Column: Try for a real liberal arts education
Our nation is in crisis. Our universities are churning out graduates at record pace, but nobody knows if there will be jobs for these graduates, or if the degrees of the graduates will be applicable to the few jobs available. The Associated Press recently reported that 53.6 percent of college graduates under 25 are jobless or working a job that does not require a college degree. The problem is complex and has much to do with the recent recession and the ever-changing workplace, but we have an important tool to combat this problem: a liberal arts education.
A liberal arts education entails courses in a variety of disciplines such as philosophy, religious studies and history in addition to classes in an area of specialty. At its best, a liberal arts education has the potential to greatly enrich many students' lives by encouraging critical thinking and passionate debate about the issues that face our world today. It can also enrich and inspire professors' lives when students bring fresh ideas and energy to discussions in class. At its worst, however, these classes simply become a chore for students, studied for in an Adderall binge solely to pass the course they need to graduate.
As a three-year member of the honors program at Loyola New Orleans, I have been able to experience an unusual liberal arts system. Rather than normal classes, the honors program uses seminar format classes on a specific topic within a broad subject such as philosophy or religious studies. Many of the classes have never been taught before, so the students don't know what they are getting into, but are intrigued by the name and description of a course. Multiple times I have seen this intrigue and interest in a course crushed due to a professor who lectures the entire period without engaging the class at all. However, I have also seen entire classes excited and engaged so intensely that it was difficult to maintain an orderly debate.
The difference in class engagement was caused by enlightened, gifted, committed professors and a discussion-based learning environment. Among these classes: a religion/ Latin American Studies course which examined the many sides of our country's immigration problems and asked students to apply Catholic social values and create solutions for them; a philosophy class which encouraged students to question why they as humans organize into political societies and governments, what natural rights they should maintain and what an ideal government should look like; and a religion course which explained how centuries of translation of the bible has led to the distortion of many passages by the modern media and challenged students to find the true meaning and intent of the bible. These non-traditional classes were extremely valuable, exposing students to ideas they had never contemplated before and forcing them to think about their lives and their connection with the world around them. Loyola should consider incorporating some of the most successful honors courses into the general common curriculum, as well as creating more classes like them.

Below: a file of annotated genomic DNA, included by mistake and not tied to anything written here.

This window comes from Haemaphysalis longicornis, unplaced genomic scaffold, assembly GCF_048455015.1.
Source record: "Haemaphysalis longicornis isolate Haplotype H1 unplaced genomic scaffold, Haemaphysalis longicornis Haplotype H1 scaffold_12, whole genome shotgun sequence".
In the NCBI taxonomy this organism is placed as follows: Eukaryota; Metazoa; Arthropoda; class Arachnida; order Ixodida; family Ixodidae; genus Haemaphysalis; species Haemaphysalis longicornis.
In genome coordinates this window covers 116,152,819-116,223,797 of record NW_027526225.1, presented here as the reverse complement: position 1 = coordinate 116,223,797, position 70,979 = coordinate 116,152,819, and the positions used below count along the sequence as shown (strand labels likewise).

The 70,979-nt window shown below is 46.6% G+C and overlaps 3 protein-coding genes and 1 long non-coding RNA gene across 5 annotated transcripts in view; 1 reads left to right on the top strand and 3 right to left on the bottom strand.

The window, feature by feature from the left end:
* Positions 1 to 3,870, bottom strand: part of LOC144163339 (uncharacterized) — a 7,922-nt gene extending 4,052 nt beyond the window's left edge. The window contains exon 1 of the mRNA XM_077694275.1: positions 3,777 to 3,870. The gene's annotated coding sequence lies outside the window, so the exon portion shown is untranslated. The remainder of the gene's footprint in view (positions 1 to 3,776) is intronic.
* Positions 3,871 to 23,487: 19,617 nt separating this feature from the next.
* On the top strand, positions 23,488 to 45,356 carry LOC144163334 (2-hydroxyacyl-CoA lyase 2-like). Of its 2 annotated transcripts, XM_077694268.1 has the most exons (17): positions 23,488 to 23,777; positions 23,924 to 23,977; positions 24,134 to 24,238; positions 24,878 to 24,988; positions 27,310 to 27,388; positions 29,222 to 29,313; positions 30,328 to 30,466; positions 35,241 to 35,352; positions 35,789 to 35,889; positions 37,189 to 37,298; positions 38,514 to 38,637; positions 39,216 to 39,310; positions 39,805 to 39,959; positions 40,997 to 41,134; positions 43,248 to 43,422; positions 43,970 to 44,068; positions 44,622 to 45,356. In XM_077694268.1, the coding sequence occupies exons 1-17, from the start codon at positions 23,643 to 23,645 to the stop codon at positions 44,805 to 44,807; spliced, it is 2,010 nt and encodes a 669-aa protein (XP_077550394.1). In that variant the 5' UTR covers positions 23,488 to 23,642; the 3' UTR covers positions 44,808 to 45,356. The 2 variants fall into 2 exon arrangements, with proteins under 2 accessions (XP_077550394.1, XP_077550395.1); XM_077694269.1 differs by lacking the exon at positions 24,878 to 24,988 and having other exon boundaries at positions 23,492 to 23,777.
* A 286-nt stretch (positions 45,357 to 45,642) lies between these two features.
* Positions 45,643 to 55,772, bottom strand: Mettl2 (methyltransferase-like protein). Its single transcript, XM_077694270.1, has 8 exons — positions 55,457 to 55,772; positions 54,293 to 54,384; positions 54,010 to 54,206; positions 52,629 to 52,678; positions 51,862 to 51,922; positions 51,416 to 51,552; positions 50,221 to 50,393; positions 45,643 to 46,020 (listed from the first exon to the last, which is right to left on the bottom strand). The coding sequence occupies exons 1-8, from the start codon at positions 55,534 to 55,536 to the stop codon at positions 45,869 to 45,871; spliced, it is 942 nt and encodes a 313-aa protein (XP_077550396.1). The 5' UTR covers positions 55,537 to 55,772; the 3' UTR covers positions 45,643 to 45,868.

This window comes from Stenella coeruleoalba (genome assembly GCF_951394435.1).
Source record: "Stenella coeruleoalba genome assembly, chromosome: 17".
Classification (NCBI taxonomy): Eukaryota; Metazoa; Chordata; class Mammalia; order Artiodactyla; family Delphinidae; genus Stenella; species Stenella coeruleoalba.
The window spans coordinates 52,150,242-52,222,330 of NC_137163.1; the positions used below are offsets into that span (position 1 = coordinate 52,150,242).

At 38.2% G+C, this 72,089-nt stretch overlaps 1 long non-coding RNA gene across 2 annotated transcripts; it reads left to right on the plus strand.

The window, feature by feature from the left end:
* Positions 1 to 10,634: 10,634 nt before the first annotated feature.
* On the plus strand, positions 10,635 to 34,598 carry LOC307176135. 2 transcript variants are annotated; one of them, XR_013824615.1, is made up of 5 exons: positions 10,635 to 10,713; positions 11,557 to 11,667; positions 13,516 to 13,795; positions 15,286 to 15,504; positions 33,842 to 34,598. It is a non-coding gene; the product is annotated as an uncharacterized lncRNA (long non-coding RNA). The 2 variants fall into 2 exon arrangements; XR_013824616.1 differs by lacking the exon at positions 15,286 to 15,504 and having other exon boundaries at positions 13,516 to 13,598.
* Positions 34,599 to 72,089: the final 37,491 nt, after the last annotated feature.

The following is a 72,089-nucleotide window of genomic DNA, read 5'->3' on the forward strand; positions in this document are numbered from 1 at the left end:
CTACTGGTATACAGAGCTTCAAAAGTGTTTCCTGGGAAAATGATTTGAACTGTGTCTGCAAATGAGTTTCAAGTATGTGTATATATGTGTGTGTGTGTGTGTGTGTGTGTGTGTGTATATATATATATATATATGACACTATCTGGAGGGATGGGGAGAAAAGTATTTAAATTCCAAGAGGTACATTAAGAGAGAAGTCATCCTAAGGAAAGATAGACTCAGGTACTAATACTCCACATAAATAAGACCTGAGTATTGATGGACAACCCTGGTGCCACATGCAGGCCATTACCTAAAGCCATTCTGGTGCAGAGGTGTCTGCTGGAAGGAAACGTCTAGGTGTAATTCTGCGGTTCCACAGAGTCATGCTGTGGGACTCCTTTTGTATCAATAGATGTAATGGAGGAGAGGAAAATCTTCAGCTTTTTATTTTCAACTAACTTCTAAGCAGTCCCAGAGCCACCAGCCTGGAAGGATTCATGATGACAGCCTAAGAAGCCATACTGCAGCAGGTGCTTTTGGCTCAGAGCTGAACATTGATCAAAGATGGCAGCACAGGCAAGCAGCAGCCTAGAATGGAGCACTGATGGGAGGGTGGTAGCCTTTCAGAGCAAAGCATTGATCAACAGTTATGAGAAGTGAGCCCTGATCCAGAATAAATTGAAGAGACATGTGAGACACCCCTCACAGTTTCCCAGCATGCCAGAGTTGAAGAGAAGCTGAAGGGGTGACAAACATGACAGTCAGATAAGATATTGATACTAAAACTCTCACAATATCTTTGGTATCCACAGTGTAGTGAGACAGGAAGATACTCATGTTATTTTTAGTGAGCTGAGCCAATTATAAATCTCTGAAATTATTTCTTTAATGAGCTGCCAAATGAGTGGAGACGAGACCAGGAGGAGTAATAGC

Perhaps we can do more than make the classes more valuable. What if we made all students complete one or two years of common curriculum before declaring a major? For me, the common curriculum classes led to a new passion and the addition of a second major, along with confirming my career choice of the medical profession (although not until my junior year). I see too many classmates who are in pre-health or pre-law because they are smart, in business because common perception says that's where the most jobs are, etc.: people studying disciplines for the wrong reasons. A system that forces students to take classes before they commit to a major would allow them to gain life experience in their first years away from home and think critically about their lives before committing to a career they won't enjoy, or one that might not even exist in a few years.
This system probably won't be applied any time soon, but we can still strive for the goal of enlightened and independently thinking graduates. So I call on students: constantly re-examine your career paths so that you know you are studying your subject because you are passionate about it and believe you can influence the world positively. Think about the world, soak up the knowledge professors have to offer, and share your ideas with other students in and out of class. Professors: build a learning environment that is not simply a one-way transfer of ideas from you to your students, but an open exchange of ideas among students and professors. This is how we can build graduates that will be passionate about learning, knowledgeable about the world and ready to adapt to the changing world, or, better yet, create positive change within it.
Jordan Harbaugh Williams is a biological science senior and can be reached at firstname.lastname@example.org
In My Opinion is a regular column open to all Loyola students. Those interested in contributing can contact email@example.com
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